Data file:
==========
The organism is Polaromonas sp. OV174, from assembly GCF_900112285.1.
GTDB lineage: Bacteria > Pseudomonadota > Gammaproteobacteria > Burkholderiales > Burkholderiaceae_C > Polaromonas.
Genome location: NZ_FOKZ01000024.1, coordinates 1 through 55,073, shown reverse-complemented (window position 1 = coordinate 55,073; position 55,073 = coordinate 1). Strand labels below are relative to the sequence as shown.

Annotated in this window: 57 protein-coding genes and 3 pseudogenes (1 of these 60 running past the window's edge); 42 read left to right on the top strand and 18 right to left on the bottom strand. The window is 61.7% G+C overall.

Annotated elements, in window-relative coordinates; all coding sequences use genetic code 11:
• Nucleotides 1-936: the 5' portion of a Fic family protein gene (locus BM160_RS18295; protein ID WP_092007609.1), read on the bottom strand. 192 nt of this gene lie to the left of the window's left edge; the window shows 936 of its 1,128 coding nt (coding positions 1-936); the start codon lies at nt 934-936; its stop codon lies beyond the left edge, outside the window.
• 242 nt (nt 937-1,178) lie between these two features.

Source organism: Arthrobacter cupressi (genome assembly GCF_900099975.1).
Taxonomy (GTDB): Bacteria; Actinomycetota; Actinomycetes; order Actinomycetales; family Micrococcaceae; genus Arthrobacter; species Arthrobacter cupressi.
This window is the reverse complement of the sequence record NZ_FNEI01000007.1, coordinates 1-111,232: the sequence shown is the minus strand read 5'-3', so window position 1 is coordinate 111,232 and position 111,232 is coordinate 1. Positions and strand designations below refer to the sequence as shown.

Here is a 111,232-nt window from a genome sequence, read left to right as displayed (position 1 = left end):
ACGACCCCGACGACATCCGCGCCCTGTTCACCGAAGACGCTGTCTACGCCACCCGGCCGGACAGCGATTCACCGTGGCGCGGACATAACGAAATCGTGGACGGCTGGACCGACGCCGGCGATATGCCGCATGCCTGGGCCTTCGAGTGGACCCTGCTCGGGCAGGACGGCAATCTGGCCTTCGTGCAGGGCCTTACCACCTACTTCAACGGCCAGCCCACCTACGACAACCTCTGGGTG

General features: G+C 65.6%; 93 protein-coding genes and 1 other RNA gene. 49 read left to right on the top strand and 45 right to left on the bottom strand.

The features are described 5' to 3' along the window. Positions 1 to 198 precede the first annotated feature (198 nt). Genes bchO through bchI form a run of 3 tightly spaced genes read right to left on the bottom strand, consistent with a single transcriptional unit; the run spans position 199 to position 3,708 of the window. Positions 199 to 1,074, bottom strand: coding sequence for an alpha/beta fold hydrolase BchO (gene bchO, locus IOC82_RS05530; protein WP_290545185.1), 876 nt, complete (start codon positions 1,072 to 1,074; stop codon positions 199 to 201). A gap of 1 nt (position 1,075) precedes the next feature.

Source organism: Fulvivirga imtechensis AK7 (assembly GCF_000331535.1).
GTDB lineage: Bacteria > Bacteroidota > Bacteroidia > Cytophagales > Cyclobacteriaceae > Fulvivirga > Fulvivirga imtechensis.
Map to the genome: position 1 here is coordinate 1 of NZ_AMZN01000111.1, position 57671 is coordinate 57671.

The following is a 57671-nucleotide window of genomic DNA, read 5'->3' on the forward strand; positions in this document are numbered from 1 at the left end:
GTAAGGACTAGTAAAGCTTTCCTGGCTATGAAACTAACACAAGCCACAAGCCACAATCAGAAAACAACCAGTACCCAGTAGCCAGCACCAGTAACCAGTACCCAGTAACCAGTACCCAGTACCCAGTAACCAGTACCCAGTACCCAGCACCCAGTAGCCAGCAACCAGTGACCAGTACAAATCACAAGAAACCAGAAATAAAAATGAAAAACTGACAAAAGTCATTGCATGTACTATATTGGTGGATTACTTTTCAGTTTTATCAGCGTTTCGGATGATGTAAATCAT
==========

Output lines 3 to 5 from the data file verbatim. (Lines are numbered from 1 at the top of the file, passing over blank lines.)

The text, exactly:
Genome location: NZ_FOKZ01000024.1, coordinates 1 through 55,073, shown reverse-complemented (window position 1 = coordinate 55,073; position 55,073 = coordinate 1). Strand labels below are relative to the sequence as shown.

Annotated in this window: 57 protein-coding genes and 3 pseudogenes (1 of these 60 running past the window's edge); 42 read left to right on the top strand and 18 right to left on the bottom strand. The window is 61.7% G+C overall.

Annotated elements, in window-relative coordinates; all coding sequences use genetic code 11: